The Golden State Warriors pushed the Memphis Grizzlies to the brink of elimination Wednesday night, taking down the visitors in a 98-78 Game 5 romp.

Stephen Curry became the first player in League history to hit six threes to go along with six steals in a postseason game—the MVP finished with 18 points, seven rebounds and five dimes.

In addition to the long-range bombing, the Dubs also rode their defense, stifling the Grizzlies (who were without Tony Allen) and taking a 3-2 series lead.

Per the Mercury News:

After the first quarter, the Warriors shut down the Grizzlies. In the second and third quarters combined, Memphis totaled 32 points on 31.1 percent shooting. The Grizzlies looked helpless. They couldn’t buy a bucket if Floyd “Money” Mayweather Jr. was paying. And he might’ve wanted to help the Grizzlies the way Warriors fans booed him in his courtside seat Wednesday. […] The Warriors head to Game 6 in Memphis on Friday with a chance to close out the series because the defense has turned the tide of the series. But this was the reality all along. Memphis bottled up the Warriors in Games 2 and 3. But as long as the Warriors score 100 points, the Grizzlies can’t win.

 

After Game 4, Memphis coach Dave Joerger concluded his team would have to score 100 points at some point. But if the Warriors are defending like they did in Game 5, he can forget about it. […] “I think I said the first couple of games our defense was good enough,” Steve Kerr noted after his team held Memphis to 1.6 points per minute. “I was wrong. It wasn’t good enough. This is what it’s going to take, this kind of defense.”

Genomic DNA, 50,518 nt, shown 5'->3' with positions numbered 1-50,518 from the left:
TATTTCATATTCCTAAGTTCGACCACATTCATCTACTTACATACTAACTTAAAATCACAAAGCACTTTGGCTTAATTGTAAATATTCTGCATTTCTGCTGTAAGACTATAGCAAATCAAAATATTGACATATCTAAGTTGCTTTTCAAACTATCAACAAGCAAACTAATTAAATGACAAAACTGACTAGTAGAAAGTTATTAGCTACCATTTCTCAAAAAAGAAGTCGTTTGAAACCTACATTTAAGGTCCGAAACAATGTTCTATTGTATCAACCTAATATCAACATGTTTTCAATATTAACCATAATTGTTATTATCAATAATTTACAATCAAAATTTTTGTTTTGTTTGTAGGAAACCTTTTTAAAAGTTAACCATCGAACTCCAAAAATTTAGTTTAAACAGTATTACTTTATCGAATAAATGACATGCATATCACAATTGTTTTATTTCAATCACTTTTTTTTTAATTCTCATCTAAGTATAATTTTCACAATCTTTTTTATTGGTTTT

The Warriors’ plan, which began in Game 3, is three-fold. First, and it’s key, is ball pressure from the guards. Klay Thompson switched over to Mike Conley, and the Memphis point guard hasn’t been the same since. But also, Shaun Livingston and Stephen Curry are ballhawking aggressively, taking a page from the Grizzlies. […] The second component: the Warriors are doubling, or at least aggressively helping, when (Zach) Randolph and Marc Gasol get the ball inside. Draymond Green and Harrison Barnes — along with David Lee off the bench — are working to stay in front of Gasol and Randolph in the post. Even when the Grizzlies’ bigs do get the ball, they aren’t nearly as deep thanks to the Warriors’ forwards holding their ground.